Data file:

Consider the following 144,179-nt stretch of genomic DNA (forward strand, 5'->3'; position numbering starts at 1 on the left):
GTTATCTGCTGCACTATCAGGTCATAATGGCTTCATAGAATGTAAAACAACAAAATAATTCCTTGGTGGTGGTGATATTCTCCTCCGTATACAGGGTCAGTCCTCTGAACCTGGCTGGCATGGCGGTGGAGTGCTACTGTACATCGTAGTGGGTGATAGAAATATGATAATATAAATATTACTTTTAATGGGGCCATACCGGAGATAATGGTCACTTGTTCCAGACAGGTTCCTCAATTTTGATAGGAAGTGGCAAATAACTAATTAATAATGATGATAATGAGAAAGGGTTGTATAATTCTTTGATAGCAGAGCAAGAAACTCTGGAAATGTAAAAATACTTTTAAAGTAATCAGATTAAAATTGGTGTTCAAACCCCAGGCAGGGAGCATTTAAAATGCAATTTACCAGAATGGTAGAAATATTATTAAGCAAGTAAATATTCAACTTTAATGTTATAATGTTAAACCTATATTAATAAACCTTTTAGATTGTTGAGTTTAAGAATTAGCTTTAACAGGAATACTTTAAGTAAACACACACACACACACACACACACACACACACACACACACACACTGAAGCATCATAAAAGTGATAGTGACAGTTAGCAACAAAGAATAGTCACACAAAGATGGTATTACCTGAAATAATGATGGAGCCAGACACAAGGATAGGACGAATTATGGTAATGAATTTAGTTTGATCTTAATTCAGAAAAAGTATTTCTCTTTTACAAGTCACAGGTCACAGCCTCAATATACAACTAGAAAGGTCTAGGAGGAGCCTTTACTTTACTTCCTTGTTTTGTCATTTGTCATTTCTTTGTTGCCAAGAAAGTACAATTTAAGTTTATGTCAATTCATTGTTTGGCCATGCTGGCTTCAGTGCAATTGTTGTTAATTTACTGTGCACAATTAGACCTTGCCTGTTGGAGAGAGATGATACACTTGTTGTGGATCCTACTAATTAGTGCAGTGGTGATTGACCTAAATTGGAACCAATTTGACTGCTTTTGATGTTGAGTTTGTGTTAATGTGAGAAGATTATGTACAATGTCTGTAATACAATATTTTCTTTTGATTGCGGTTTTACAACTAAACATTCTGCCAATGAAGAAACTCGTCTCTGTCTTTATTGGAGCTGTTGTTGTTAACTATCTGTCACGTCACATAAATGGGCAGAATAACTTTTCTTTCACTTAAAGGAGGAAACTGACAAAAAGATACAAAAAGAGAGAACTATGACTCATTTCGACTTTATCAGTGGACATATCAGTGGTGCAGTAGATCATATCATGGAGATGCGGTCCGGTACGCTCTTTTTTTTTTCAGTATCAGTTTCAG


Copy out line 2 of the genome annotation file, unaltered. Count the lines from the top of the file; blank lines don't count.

GTTATCTGCTGCACTATCAGGTCATAATGGCTTCATAGAATGTAAAACAACAAAATAATTCCTTGGTGGTGGTGATATTCTCCTCCGTATACAGGGTCAGTCCTCTGAACCTGGCTGGCATGGCGGTGGAGTGCTACTGTACATCGTAGTGGGTGATAGAAATATGATAATATAAATATTACTTTTAATGGGGCCATACCGGAGATAATGGTCACTTGTTCCAGACAGGTTCCTCAATTTTGATAGGAAGTGGCAAATAACTAATTAATAATGATGATAATGAGAAAGGGTTGTATAATTCTTTGATAGCAGAGCAAGAAACTCTGGAAATGTAAAAATACTTTTAAAGTAATCAGATTAAAATTGGTGTTCAAACCCCAGGCAGGGAGCATTTAAAATGCAATTTACCAGAATGGTAGAAATATTATTAAGCAAGTAAATATTCAACTTTAATGTTATAATGTTAAACCTATATTAATAAACCTTTTAGATTGTTGAGTTTAAGAATTAGCTTTAACAGGAATACTTTAAGTAAACACACACACACACACACACACACACACACACACACACACACACTGAAGCATCATAAAAGTGATAGTGACAGTTAGCAACAAAGAATAGTCACACAAAGATGGTATTACCTGAAATAATGATGGAGCCAGACACAAGGATAGGACGAATTATGGTAATGAATTTAGTTTGATCTTAATTCAGAAAAAGTATTTCTCTTTTACAAGTCACAGGTCACAGCCTCAATATACAACTAGAAAGGTCTAGGAGGAGCCTTTACTTTACTTCCTTGTTTTGTCATTTGTCATTTCTTTGTTGCCAAGAAAGTACAATTTAAGTTTATGTCAATTCATTGTTTGGCCATGCTGGCTTCAGTGCAATTGTTGTTAATTTACTGTGCACAATTAGACCTTGCCTGTTGGAGAGAGATGATACACTTGTTGTGGATCCTACTAATTAGTGCAGTGGTGATTGACCTAAATTGGAACCAATTTGACTGCTTTTGATGTTGAGTTTGTGTTAATGTGAGAAGATTATGTACAATGTCTGTAATACAATATTTTCTTTTGATTGCGGTTTTACAACTAAACATTCTGCCAATGAAGAAACTCGTCTCTGTCTTTATTGGAGCTGTTGTTGTTAACTATCTGTCACGTCACATAAATGGGCAGAATAACTTTTCTTTCACTTAAAGGAGGAAACTGACAAAAAGATACAAAAAGAGAGAACTATGACTCATTTCGACTTTATCAGTGGACATATCAGTGGTGCAGTAGATCATATCATGGAGATGCGGTCCGGTACGCTCTTTTTTTTTTCAGTATCAGTTTCAG